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11 Jan 11

Romanians Stay Abroad After Earning Degrees

Tens of thousands of Romanian students are heading abroad to study, and many don't plan to come back home.

Marian Chiriac
Bucharest

Almost two thirds of Romanian students currently studying abroad don't intend to return home after finishing their studies, as the prospects of finding a suitable job or establishing a successful career in academics or research are poor, according to a recently released survey.

“The number of people who go abroad to study has increased in recent years. They invest years to earn a coveted university degree but unfortunately, in the end they prefer to look for a job abroad rather than return home,” says Irina Nicoleta Scarlat from Liga Studentilor Romani din Strainatate, LSRS, the organisation which published the survey on Monday.

There are currently between 22,000 and 50,000 Romanian students studying abroad. Their numbers vary according to different estimations as there is no single organisation that addresses this group of Romanians. Most are studying in the United States and the United Kingdom.

“I’ve decided to go to America as there are so many prestigious universities and besides, one can easily get a scholarship,” says Andrei Anghel, a third year student at Harvard, where he is studying molecular biology. “In the future, I hope to become a renowned scientist abroad rather than a frustrated researcher in Romania.”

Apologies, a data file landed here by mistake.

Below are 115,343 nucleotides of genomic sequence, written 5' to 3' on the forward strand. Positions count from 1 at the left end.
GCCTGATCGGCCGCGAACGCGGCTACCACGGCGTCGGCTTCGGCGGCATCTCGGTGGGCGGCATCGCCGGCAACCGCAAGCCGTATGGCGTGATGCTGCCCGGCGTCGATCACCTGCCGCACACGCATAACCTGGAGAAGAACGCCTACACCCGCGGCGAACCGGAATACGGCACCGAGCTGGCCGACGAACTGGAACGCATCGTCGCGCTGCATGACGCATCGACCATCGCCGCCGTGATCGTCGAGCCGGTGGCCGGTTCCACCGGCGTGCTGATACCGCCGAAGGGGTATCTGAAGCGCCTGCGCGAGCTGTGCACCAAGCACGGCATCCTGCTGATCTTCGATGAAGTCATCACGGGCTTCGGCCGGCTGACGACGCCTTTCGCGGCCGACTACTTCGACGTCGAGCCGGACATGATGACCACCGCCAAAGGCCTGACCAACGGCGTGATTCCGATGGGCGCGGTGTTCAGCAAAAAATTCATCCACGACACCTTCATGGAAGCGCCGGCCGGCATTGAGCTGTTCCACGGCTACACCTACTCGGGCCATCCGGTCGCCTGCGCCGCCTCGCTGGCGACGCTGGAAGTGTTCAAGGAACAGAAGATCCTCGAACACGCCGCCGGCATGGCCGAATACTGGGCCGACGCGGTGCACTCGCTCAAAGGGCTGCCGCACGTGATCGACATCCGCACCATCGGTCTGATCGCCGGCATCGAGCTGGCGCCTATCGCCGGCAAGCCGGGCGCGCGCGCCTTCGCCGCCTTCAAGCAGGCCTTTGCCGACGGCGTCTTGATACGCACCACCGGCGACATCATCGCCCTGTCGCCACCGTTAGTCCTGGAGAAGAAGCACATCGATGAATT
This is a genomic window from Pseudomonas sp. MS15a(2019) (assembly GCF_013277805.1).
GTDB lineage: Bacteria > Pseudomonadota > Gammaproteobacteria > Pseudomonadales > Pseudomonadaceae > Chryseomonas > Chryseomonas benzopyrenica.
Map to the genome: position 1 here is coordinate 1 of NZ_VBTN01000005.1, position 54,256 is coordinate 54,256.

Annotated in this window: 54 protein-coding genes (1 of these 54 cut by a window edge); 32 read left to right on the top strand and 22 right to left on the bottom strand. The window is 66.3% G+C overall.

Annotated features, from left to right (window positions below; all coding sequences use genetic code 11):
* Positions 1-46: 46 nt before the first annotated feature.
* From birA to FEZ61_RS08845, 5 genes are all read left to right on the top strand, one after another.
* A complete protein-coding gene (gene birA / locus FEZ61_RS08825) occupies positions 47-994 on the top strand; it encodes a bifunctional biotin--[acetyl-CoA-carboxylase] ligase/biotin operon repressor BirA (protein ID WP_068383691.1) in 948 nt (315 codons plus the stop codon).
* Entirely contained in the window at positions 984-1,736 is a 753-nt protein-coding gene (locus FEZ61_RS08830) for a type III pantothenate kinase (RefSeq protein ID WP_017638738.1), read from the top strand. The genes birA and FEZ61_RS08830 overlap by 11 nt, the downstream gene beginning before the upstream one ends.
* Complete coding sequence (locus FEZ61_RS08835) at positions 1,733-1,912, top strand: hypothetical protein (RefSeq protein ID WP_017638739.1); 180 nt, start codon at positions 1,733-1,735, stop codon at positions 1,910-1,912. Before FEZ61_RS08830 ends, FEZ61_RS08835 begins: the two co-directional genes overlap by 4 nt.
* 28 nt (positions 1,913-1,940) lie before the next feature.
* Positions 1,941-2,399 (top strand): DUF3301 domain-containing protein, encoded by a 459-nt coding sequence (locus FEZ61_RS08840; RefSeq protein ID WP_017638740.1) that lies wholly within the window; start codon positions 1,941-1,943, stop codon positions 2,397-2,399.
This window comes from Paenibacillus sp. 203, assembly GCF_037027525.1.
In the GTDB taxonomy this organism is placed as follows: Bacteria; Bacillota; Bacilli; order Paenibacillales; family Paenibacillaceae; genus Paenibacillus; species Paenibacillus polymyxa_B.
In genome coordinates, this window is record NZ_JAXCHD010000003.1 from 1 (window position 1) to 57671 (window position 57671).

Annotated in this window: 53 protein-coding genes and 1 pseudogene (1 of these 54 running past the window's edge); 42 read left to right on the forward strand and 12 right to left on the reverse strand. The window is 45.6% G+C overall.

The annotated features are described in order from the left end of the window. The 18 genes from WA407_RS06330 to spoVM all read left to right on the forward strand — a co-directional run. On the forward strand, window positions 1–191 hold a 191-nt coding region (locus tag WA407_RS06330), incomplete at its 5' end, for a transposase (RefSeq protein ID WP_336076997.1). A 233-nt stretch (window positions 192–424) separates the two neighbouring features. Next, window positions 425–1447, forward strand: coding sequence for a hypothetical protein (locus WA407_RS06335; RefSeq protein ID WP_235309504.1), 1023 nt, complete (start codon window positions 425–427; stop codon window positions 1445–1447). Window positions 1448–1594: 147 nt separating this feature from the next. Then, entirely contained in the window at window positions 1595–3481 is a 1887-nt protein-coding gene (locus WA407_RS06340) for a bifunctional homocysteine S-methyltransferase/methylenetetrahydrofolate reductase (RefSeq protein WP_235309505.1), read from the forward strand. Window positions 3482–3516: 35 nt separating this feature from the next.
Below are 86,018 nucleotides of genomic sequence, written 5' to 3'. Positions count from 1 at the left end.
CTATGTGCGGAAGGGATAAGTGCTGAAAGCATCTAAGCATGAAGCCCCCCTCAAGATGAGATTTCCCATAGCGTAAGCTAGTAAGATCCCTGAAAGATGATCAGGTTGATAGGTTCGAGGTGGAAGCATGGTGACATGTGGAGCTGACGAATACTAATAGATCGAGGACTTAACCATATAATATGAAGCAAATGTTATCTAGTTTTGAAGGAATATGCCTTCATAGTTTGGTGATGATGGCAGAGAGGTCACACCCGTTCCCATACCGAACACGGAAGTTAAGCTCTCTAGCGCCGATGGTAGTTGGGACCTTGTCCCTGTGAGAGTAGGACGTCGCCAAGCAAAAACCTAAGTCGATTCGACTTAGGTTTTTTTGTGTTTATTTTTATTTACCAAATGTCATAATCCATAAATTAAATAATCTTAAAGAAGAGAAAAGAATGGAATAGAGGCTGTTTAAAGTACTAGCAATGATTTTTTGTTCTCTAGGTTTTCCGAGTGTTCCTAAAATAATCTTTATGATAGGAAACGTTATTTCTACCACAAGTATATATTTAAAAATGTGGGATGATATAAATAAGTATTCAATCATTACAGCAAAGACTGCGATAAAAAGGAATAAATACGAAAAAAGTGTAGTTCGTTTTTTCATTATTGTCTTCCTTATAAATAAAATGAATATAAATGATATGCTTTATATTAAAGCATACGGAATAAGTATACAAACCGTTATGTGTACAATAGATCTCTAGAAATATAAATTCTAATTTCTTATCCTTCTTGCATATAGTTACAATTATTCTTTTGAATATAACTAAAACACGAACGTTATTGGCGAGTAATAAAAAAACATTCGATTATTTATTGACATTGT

For pupils from prosperous and well-educated families, studying abroad is not only easier, it's also popular. Around 23 per cent of children whose parents are members of parliament and 41 per cent of children of members of the government have studied abroad, according to a report published on Monday by Bucharest daily Romania Libera.

Fresh graduates see a good university degree as a panacea against unemployment and would like to have a monthly salary of at least Euro 1000 upon their return to Romania. This proves difficult for many.

"I never expected it would be so hard to find a position that matches my qualifications," says Iulia Tanase, 26, who got a degree in political science at a university in the United Kingdom. She is now taking classes to become a chartered accountant. A fresh start increasingly seems the only way out for hundreds of young graduates like Tanase, who have realised there is almost no demand in Romania for their hard-earned degrees.

Experts say that the country has no need for so many humanities students- teachers, lawyers, economists and managers- while there is a shortage of skilled workers in traditional blue collar jobs. Furthermore, despite many reforms in recent years,  Romania's educational system remains rigid, with weak vocational training and poor coordination with the labour market.

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